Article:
In this extremely handsome publication, Mad Enchantment, Ross King provides an in-depth historical account of the life of an artist in his later years. At 75 years of age, the Impressionist Claude Monet was so prolific that he built another studio at his home in Giverny to accommodate his massive canvases. Monet’s personality comes to life – around the transformation of his famous series of the Water Lilies and his determination to have the proper setting for these paintings, promised to France; his privileged lifestyle during a time of war; and his anguish over his diminished eyesight. And who knew he was such a gourmand! A rich well-documented read for those interested in the arts, politics and history!— MINDY
We have all seen, whether live, in photographs or on postcards, some of Claude Monet's legendary water lily paintings. They are in museums all over the world and are among the most beloved works of art of the past century. Yet, ironically, these soothing images were created amid terrible personal turmoil and sadness.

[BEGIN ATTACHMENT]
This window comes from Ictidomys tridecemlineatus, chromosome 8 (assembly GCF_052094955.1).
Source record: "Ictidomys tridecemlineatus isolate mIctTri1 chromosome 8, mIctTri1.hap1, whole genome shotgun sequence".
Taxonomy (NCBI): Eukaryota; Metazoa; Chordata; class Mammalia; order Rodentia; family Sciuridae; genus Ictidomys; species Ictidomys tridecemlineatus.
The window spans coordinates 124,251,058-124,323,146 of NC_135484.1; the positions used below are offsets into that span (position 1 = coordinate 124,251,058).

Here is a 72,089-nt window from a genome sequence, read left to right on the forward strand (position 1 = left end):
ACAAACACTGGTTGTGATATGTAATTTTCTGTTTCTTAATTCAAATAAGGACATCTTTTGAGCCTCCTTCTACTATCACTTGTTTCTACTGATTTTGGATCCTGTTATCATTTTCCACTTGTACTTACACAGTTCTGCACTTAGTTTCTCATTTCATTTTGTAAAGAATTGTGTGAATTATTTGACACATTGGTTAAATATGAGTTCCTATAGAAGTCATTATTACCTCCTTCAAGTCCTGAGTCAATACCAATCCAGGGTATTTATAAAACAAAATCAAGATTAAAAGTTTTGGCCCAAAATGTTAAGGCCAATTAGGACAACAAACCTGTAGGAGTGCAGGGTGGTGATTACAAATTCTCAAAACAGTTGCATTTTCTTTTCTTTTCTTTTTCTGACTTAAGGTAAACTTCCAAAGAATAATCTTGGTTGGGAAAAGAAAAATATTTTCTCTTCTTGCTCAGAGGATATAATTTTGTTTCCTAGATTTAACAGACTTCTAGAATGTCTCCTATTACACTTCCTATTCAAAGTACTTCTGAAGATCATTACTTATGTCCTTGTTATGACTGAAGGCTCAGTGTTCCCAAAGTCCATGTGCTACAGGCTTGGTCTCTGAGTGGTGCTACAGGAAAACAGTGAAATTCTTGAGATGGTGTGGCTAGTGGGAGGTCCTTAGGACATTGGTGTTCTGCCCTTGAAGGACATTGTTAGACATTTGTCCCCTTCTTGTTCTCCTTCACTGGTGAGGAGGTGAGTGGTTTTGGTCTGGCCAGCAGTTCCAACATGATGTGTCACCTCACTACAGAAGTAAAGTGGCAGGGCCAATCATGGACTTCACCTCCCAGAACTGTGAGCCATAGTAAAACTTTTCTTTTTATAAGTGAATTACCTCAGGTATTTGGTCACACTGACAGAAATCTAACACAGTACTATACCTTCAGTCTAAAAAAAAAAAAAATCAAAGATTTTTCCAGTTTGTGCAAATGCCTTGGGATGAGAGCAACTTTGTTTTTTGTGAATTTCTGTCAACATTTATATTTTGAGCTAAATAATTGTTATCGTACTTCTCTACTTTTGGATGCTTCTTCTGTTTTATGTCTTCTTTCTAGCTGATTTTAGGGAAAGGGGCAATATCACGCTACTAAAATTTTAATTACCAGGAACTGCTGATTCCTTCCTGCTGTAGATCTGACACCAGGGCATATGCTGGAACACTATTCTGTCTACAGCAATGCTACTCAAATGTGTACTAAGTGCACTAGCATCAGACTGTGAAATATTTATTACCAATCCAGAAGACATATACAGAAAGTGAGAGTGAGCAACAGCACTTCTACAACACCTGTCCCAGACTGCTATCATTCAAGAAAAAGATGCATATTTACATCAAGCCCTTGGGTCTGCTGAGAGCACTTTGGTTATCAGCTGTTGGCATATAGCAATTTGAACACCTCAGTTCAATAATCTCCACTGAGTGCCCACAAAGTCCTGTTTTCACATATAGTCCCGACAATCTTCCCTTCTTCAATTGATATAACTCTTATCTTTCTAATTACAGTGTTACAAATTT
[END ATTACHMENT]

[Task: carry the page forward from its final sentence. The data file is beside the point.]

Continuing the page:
The extraordinarily dramatic history behind the creation of these paintings is little-known; Ross King's new audiobook tells that story for the first time and, in the process, presents a compelling and original portrait of one of our most beloved artists.
King tells the full history of the special circumstances in which Monet created the Water Lilies. As World War I exploded within hearing distance of his house at Giverny, he was facing his own personal crucible. In 1911, aged 71, his adored wife, Alice, died, plunging him into deep mourning. A year later he began going blind. Then his eldest son, Jean, fell ill and died of syphilis, and his other son was sent to the front to fight for France.
Within months a violent storm destroyed much of the garden that had been his inspiration for some 20 years. At the same time, his reputation was under attack, as a new generation of artists, led by Pablo Picasso and Henri Matisse, were dazzling the art world and expressing disgust with Impressionism.
Against all this, fighting his own self-doubt, depression, and age, Monet found the wherewithal to construct a massive new studio, 70 feet long and 50 feet high, to accommodate the gigantic canvases that would, he hoped, revive him.
Using letters, memoirs, and other sources not employed by other biographers, and focusing on this remarkable period in the artist's life, Ross King reveals a more complex, more human, more intimate Claude Monet than has ever been portrayed and firmly places his water lily project among the greatest achievements in the history of art.